How to prevent bloating

A Low FODMAP diet could be the answer

Turn your attention to your tummy. How is it feeling? Any pain, bloat, emptiness, heaviness or gas? Weak digestion breeds disease, writes Caroline Robertson. If the Low FODMAP Diet isn’t for you, then why not add these belly boosters to your everyday diet for a great gut?

The lowdown
Think of your digestion as a long disassembly line. As food travels along the gut, it gets broken down into usable bits then absorbed and utilised for energy, repair and growth. Unusable trash is dumped in the toilet. However, incompatible allergens can also stay in your system and create immunity havoc. Food intolerance is apparent when items incite unpleasant feelings.

These may be really obvious symptoms such as acid reflux, bloating, nausea, cramps, diarrhea, asthma, rashes, sinusitis or swollen glands. Or they can be subtle signs such as fatigue, headache, confusion, irritability and dizziness. Along with identifying and eliminating major allergens, try incorporating foods that heal, soothe and stimulate your digestive system. The following tummy treats enhance optimal metabolism, nutrient absorption and waste evacuation while minimising post-meal moans. Taken over time, they can empower you to digest more foods without uncomfortable consequences, shortening your food allergy list and even overcoming it.

Enzymes for assimilation
As food passes through each digestive pit stop, specific enzymes act on it. Enzymes are proteins that are chemical catalysts in the body.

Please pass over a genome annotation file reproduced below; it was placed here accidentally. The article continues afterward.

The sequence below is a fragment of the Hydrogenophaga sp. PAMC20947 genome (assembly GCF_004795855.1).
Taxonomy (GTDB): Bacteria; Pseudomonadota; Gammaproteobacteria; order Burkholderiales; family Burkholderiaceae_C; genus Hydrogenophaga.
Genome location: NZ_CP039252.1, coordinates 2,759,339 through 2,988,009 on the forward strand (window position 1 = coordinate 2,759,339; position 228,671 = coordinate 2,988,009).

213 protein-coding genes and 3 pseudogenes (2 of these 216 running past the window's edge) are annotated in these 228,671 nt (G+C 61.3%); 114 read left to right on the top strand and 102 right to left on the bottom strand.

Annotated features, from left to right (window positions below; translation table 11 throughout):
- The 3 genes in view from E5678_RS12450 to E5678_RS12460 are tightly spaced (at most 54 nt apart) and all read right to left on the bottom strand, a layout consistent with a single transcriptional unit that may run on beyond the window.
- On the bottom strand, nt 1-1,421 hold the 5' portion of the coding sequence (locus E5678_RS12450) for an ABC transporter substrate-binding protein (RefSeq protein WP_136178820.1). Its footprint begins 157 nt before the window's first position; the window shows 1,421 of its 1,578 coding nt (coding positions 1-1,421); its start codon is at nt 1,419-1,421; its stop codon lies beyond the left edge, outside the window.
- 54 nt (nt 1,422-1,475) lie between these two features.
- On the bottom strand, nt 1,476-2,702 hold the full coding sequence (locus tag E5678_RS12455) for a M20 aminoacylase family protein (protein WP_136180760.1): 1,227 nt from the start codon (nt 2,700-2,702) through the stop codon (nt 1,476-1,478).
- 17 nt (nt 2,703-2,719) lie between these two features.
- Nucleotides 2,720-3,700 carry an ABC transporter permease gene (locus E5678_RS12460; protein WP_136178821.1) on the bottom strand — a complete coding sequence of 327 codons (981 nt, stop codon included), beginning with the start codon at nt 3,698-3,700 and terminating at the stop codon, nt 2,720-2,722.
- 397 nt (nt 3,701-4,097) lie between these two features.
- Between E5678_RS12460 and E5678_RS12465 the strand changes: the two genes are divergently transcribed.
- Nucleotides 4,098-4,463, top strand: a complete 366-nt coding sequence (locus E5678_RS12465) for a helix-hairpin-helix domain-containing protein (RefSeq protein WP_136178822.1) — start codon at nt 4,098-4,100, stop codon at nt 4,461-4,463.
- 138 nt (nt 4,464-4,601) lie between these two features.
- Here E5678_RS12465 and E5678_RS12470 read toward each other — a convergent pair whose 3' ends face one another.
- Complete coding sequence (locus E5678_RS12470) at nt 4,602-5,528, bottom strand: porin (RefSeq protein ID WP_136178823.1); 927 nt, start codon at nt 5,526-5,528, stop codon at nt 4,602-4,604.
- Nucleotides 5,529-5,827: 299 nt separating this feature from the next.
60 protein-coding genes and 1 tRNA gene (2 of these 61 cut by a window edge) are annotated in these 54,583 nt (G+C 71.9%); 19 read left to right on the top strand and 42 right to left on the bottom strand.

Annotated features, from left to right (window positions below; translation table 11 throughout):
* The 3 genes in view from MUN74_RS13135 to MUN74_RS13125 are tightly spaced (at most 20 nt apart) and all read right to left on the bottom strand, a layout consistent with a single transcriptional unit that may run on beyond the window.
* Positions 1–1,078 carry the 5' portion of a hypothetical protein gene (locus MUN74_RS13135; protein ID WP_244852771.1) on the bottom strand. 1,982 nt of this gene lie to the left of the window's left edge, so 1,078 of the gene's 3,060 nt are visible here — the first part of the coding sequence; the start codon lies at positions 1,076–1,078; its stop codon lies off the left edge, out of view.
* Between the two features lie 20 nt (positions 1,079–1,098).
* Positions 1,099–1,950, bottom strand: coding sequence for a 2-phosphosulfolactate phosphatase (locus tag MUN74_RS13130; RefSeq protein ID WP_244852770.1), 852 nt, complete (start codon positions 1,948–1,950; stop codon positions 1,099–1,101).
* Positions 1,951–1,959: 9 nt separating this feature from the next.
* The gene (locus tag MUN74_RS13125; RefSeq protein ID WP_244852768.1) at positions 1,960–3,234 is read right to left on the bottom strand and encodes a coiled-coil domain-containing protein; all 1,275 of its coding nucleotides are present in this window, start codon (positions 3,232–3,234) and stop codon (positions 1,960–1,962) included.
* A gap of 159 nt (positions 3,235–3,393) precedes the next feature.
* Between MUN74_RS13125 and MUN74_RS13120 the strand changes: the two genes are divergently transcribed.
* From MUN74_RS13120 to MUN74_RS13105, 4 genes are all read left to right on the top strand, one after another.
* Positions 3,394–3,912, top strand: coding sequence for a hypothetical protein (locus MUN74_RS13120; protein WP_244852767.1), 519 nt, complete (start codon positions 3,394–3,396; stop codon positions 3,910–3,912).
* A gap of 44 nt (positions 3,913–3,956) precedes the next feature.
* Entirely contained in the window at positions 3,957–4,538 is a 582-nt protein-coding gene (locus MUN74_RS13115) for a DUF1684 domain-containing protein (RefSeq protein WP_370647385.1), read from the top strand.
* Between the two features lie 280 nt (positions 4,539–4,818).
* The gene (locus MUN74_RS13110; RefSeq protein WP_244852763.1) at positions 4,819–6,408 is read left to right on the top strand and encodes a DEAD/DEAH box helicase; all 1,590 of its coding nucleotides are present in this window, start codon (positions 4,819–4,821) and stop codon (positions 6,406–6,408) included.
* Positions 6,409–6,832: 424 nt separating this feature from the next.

According to food enzyme researcher Dr Edward Howell, “Without enzymes, no activity at all would take place. Neither vitamins, minerals or hormones can do any work without enzymes.”

Up to 300 enzymes are essential to convert food into a useful molecule. They’re necessary to produce energy, reduce inflammation, fight infection, dissolve clots, regulate hormones, slow ageing plus facilitate fat, sugar and toxin metabolism. Our storage of enzymes are depleted by diarrhea, inflammation, pharmaceutical drugs, sugar, organ weakness and negative emotions. According to some studies, every 10 years, our body’s enzymes decrease by 13 per cent. Chewing well increases enzyme action and taking apple cider vinegar increases the hydrochloric acid required for enzyme activation.

Try these foods:

Most fermented and raw foods are enzyme rich, including the following enzyme elixirs:

Papaya is rich in papain, a proteolytic enzyme that powers protein digestion.

Raw pineapple contains bromelain, an amazing enzyme that reduces inflammation and digests proteins.

Sprouts are alive with hundreds of enzymes and are a great garnish for savoury dishes. Sprouts contain lipase to emulsify fats, amylase for carbohydrates and protease for protein digestion.

Avocado contains lipase, which breaks down fats.

Honey, raw and unheated, has the carbohydrate enzyme invertase and antibacterial enzyme glucose oxidase.

Nuts contain lipase, which clears body fat. Soaking nuts in lightly salted water overnight, then drying them, reduces enzyme inhibitors (lectins and phytic acid) and activates enzymes.

Stimulants for digestion
Digestive stimulants make our mouth, eyes and nose water while warming our body. They enhance the appetite, assimilation and elimination. However, it’s better to avoid them if there’s internal bleeding or stomach acidity. A little can be taken prior to eating thereby igniting the digestive fire to cook food internally.